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2013年6月16日 (日)

骨太方針 「再生の10年」への険しい道

The Yomiuri Shimbun June 16, 2013
Nation faces rough road ahead to achieve 'decade of revival'
骨太方針 「再生の10年」への険しい道(6月15日付・読売社説)


To realize a “strong Japan,” it is indispensable to revive the economy with a growth strategy and fiscal rehabilitation as the driving forces.

This is a steep path for Japan, which has the worst fiscal deficit of any industrialized nation, but the most important thing for the nation is to exercise its ability to get things done. In that sense, Abenomics--a set of economic policies of the administration of Prime Minister Shinzo Abe--will be put to the test.

The government on Friday approved the basic policies for economic and fiscal management and reform at a Cabinet meeting. The policies were compiled by the Council on Economic and Fiscal Policy, which was revived by Abe in January. It is the first time since the cabinet of Taro Aso four years ago that such basic policies have been compiled.

Abe emphasized his administration would “reverse two decades of stagnation for the Japanese economy to a new decade of revival.”

Surplus target to stay

The most important point of the basic policies is that they clearly state the government will maintain its fiscal rehabilitation target of “turning the primary fiscal balance of national and local governments into a surplus by fiscal 2020.”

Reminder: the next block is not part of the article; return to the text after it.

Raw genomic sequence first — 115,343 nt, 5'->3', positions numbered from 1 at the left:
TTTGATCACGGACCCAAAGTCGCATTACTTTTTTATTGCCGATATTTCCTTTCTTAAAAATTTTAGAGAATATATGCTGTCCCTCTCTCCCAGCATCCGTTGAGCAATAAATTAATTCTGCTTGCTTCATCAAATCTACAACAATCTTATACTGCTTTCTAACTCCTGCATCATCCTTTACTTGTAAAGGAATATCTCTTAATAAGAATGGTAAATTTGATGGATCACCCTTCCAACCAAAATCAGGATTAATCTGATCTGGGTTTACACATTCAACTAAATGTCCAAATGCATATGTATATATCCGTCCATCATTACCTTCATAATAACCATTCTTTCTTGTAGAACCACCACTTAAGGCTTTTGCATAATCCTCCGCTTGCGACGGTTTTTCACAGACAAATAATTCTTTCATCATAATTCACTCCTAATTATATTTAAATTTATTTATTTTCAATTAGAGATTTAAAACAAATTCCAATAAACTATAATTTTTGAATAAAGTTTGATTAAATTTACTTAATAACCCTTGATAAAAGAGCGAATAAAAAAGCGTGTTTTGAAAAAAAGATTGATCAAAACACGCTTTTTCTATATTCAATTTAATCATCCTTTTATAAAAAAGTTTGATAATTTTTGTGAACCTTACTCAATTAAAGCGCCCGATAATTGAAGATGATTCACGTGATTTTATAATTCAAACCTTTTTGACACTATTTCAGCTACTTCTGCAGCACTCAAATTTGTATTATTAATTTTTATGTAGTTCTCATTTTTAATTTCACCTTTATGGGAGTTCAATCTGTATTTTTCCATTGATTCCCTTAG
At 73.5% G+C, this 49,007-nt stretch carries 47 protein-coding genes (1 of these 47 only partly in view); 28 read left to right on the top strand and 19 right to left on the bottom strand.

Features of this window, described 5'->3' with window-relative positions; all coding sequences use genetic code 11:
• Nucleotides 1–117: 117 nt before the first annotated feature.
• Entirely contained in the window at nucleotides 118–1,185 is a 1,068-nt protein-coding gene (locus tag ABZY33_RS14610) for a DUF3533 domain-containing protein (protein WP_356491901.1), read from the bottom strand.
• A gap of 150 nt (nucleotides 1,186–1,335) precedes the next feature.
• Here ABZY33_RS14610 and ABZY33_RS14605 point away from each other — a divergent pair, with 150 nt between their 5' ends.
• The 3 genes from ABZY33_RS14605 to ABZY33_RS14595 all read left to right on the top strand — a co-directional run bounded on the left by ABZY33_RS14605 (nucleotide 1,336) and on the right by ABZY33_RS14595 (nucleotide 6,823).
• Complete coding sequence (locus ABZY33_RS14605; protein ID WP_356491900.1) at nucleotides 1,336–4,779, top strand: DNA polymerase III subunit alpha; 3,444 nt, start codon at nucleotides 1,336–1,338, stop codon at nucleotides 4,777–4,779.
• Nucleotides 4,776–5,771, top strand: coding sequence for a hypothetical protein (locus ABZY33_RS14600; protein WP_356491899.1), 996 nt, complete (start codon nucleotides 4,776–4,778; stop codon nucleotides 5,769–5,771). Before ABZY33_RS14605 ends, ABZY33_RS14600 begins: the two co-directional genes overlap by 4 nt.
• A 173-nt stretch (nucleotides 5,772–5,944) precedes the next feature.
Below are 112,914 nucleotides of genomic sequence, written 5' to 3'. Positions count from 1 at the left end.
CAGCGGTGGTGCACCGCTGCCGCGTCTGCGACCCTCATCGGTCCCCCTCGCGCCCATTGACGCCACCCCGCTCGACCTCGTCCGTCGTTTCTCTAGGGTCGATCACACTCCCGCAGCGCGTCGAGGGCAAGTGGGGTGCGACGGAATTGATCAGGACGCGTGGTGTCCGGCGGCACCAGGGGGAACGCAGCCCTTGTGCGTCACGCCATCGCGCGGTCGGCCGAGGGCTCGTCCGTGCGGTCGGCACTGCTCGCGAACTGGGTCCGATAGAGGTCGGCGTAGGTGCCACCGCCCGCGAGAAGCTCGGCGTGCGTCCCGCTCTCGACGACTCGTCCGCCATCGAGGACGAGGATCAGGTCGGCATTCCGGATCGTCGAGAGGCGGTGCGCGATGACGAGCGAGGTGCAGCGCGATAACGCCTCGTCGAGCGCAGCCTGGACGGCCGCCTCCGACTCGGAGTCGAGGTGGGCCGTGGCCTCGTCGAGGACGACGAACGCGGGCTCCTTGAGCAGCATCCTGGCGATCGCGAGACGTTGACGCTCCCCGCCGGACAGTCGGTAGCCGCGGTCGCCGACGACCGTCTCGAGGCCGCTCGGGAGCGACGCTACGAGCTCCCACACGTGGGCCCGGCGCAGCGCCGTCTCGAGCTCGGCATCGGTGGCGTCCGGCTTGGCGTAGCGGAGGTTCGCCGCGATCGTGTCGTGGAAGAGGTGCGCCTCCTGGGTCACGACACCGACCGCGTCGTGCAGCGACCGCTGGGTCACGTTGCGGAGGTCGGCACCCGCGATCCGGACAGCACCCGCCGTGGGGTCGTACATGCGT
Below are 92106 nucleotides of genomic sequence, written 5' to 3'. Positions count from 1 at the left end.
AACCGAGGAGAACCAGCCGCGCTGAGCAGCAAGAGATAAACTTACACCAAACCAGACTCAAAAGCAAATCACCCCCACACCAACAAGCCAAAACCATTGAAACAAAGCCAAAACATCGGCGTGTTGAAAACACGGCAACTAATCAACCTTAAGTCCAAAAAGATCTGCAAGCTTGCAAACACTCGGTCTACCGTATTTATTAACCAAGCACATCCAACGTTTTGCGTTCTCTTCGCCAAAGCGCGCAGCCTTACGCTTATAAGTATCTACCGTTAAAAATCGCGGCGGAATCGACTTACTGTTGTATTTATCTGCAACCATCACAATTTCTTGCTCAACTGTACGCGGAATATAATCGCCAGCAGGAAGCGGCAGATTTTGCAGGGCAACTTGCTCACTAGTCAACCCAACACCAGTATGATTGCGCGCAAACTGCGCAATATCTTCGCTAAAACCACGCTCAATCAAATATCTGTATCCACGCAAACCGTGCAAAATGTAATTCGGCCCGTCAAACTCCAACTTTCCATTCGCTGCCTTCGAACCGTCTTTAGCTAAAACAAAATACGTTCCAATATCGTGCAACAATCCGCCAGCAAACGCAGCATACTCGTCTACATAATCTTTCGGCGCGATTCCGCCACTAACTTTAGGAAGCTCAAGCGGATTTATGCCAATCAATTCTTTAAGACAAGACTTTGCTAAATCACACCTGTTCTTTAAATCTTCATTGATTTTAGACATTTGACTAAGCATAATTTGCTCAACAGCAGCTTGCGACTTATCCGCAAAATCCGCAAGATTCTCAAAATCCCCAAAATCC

Currently, the fiscal deficit amounts to about 34 trillion yen. This is quite a high hurdle as this red ink must be eliminated in seven years.

Furthermore, the basic policies set a new target of realizing “a steady decline in outstanding long-term debts” even after fiscal 2020.

The Bank of Japan has been purchasing a huge amount of government bonds under its aggressive monetary-easing policy. If this action is taken by markets as merely a way to finance the fiscal deficit and confidence toward the government fiscal policy is shaken, prices of the government bonds may sharply decline, causing long-term interest rates to further rise.

It is quite appropriate that the basic policies emphasize the government’s determination to realize “both sustainable economic growth and fiscal consolidation,” clarifying its stance of emphasizing fiscal discipline.